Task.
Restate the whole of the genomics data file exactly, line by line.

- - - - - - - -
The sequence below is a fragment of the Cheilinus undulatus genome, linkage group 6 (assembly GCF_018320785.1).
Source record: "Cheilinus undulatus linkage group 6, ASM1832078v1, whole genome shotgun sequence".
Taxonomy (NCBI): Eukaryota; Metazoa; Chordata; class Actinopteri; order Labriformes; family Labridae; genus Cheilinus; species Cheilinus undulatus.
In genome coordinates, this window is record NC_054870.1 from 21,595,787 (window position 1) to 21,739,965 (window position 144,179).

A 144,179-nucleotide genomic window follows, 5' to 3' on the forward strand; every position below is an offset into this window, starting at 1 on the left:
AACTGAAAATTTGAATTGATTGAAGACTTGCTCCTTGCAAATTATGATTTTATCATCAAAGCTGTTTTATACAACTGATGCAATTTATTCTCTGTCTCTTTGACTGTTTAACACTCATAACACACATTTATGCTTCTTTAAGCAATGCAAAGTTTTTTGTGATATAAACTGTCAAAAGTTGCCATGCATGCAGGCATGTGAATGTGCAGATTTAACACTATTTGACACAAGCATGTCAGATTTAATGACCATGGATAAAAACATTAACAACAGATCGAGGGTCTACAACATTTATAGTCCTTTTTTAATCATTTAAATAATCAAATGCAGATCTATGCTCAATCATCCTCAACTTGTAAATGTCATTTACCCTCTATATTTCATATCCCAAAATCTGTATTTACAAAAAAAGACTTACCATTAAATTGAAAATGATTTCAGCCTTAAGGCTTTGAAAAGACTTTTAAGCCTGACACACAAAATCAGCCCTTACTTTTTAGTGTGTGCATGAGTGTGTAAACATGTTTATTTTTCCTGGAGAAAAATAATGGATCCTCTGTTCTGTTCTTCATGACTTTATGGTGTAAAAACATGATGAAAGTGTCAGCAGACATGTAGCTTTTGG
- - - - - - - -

The sequence below is a fragment of the Cheilinus undulatus genome, linkage group 6 (assembly GCF_018320785.1).
Source record: "Cheilinus undulatus linkage group 6, ASM1832078v1, whole genome shotgun sequence".
Taxonomy (NCBI): Eukaryota; Metazoa; Chordata; class Actinopteri; order Labriformes; family Labridae; genus Cheilinus; species Cheilinus undulatus.
In genome coordinates, this window is record NC_054870.1 from 21,595,787 (window position 1) to 21,739,965 (window position 144,179).

A 144,179-nucleotide genomic window follows, 5' to 3' on the forward strand; every position below is an offset into this window, starting at 1 on the left:
AACTGAAAATTTGAATTGATTGAAGACTTGCTCCTTGCAAATTATGATTTTATCATCAAAGCTGTTTTATACAACTGATGCAATTTATTCTCTGTCTCTTTGACTGTTTAACACTCATAACACACATTTATGCTTCTTTAAGCAATGCAAAGTTTTTTGTGATATAAACTGTCAAAAGTTGCCATGCATGCAGGCATGTGAATGTGCAGATTTAACACTATTTGACACAAGCATGTCAGATTTAATGACCATGGATAAAAACATTAACAACAGATCGAGGGTCTACAACATTTATAGTCCTTTTTTAATCATTTAAATAATCAAATGCAGATCTATGCTCAATCATCCTCAACTTGTAAATGTCATTTACCCTCTATATTTCATATCCCAAAATCTGTATTTACAAAAAAAGACTTACCATTAAATTGAAAATGATTTCAGCCTTAAGGCTTTGAAAAGACTTTTAAGCCTGACACACAAAATCAGCCCTTACTTTTTAGTGTGTGCATGAGTGTGTAAACATGTTTATTTTTCCTGGAGAAAAATAATGGATCCTCTGTTCTGTTCTTCATGACTTTATGGTGTAAAAACATGATGAAAGTGTCAGCAGACATGTAGCTTTTGG